• Bobos in Paradise. I remember seeing the book in the featured section in my library back in 2000, and was very intrigued. I probably took it out a few times, but I didn’t get around to reading it until four years later. My god! So dense yet so wonderful, every chapter just needed to be absorbed.

  • The works of Malcolm Gladwell (minus Outliers, as I haven’t read it yet): The kind of pop-social commentary I love, one that draws from multiple disciplines. Academically, I am very much an interdisciplinary thinker, and I love how he poses interesting questions and the ways he goes about to find the answers. His technique has been widely copied.

I think back on my childhood and adolescence, where I went through periods of reading authors—Ann Rinaldi, Katharine Patterson, Judy Blume. I read a lot of historical fiction as a kid, a genre I sadly barely touch now. But I know that I like my setting and place to be very specific in my stories, and most of the fiction I’ve attempted to write has always had this quality. I also am a stickler for this, and I find that many people don’t bother to research the “recent past” as much as they should, as in a movie. In watching Julie & Julia, for example, I wanted to see if the computer Julie uses in 2002 was actually available at the time, and disliked how cavalier they were regarding Julia’s timeline.

I had another epiphany fall of my senior year. I was making paper dolls as a project on "As You Like It" for my Shakespeare class, and wandered downstairs to look at my bookshelf, mainly filled with my childhood favorites, for inspiration. The vast majority were about young, smart women who wanted to become writers. Of course! How had I missed this? No wonder I became who I am!

Saturday, March 13, 2010

Some Thoughts on Blogging, Technology and Gender, and What We Choose to Reveal About Ourselves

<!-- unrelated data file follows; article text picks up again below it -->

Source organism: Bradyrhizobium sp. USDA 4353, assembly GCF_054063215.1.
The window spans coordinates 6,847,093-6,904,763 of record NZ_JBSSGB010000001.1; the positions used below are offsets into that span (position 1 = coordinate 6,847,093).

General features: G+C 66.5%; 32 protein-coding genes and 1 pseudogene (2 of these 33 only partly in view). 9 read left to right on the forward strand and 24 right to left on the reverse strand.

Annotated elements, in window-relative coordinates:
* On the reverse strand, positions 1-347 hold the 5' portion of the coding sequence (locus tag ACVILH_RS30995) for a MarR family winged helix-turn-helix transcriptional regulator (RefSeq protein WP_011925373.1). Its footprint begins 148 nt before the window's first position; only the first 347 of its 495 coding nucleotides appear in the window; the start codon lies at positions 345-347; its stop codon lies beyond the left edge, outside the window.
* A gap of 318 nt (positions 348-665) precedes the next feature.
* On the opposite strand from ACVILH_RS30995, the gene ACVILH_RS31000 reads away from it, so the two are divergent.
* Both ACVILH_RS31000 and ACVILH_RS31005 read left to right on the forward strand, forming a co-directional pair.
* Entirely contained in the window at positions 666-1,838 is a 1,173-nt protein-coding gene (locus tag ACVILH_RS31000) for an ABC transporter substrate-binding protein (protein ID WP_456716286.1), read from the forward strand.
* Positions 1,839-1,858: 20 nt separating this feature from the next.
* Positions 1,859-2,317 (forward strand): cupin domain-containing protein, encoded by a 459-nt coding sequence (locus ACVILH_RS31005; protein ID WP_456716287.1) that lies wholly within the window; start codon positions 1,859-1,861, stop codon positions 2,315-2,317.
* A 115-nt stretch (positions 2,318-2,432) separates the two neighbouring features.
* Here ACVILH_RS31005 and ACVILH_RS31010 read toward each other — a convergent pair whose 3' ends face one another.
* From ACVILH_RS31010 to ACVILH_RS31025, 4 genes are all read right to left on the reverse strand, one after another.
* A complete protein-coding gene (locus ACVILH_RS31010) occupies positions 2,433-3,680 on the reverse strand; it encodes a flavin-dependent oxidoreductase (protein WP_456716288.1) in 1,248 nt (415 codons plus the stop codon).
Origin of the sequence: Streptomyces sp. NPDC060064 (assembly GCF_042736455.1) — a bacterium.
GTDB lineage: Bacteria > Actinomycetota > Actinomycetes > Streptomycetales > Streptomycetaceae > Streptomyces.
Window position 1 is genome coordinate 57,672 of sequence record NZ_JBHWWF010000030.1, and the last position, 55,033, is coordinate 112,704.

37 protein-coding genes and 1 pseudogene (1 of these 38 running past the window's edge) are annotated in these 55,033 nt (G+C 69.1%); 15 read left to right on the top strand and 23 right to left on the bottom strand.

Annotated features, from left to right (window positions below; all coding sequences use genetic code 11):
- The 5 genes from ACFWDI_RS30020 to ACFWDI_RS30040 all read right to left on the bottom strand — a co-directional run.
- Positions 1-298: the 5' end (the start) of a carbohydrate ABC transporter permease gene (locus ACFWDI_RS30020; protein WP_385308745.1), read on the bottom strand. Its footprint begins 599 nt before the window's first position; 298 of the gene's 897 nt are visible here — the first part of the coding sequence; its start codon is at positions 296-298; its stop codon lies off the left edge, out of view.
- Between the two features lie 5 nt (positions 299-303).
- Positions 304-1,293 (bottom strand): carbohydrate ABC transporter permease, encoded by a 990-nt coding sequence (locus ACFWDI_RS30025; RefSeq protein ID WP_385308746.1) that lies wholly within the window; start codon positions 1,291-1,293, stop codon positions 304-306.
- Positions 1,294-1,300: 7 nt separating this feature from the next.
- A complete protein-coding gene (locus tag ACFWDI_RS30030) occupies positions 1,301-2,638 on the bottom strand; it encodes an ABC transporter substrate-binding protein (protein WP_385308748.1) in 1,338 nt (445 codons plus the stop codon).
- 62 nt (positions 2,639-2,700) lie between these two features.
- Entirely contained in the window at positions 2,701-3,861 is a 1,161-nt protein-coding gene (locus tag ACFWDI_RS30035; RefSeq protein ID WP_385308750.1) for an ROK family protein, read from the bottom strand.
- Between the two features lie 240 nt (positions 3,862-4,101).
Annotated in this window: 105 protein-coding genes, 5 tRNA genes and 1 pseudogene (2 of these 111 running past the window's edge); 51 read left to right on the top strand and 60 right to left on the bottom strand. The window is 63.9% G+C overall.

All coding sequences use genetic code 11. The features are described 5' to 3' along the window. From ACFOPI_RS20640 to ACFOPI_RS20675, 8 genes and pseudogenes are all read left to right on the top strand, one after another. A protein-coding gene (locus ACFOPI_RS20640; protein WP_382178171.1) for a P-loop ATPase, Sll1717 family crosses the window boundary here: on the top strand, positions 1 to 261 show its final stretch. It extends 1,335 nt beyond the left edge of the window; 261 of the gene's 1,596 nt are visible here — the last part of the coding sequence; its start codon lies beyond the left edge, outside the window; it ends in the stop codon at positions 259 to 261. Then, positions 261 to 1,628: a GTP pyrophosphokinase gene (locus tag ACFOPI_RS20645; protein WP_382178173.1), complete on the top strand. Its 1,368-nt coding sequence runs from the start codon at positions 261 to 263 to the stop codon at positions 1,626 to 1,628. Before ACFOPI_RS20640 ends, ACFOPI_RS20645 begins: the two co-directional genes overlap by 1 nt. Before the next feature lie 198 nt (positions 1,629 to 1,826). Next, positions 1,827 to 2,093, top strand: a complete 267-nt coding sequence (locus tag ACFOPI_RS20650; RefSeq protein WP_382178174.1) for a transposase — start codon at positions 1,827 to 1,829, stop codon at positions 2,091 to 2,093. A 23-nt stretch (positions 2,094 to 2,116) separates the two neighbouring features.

I had a very bloggy week, between watching Julie & Julia and Monday’s episode of House, which both revolved around women whose blogs got the better of them.

Julie & Julia received a lot of press for its portrayal of supportive husbands, on both women’s side. The Times gleefully wrote of Meryl Streep and Stanley Tucci’s portrayal of middle-aged passion, but Julie’s husband was a “saint”, so much so that he objected to the label. Much is made of the Childs’ marriage, how passionate they were, but I found Paul Child to be supportive, but distant; in fact, both husbands in the movie were quite bland. Maybe that’s the point—they both were supportive characters, meant to prop up the leads, so they usually are less developed than the protagonists.

But other than that observation, it was Julie’s bloggy passion that stood out, in comparison to this week’s House episode, concentrated on a blogger who goes a little too personal with her diagnosis. Both women get caught up in blogging about their lives, neglecting their significant others, who come to resent their girlfriend’s hobby. (Tip: Get a boyfriend who blogs, or who at least likes the medium as much as you do.) This is reminiscent of Emily Gould’s fantastic bloggy piece in the New York Times nearly two years ago, where she recounts how blogging about her personal life wrecked her relationship and her life. All three women had successful blogs, the real-life ones turning into successful writers. All three were transformed by their hobby, sharing their love with others and eventually having their own audience. Both Julie and Laura Prepon’s Frankie worry too much about their audience; Julie, about actually having one, and Frankie, about what they think. She uses her blog as a crowdsource of opinion, on both the large and small decisions of her life, including the many major medical ones she faces in the episode. Their blogs become their lives, their reason for getting up in the morning. Julie’s Julia Child obsession is fueled by her blogging, and without it the structure of her project would fall apart, as she is documenting her progress. Frankie, too, is obsessed with documenting her life, and despite protestations from her boyfriend, feels she would be lying if she did not faithfully record or retell everything. Julie does not feel this way, though she does consent to not publicizing a fight she has with her husband (though by it being in the movie we presume that it is retold in her book).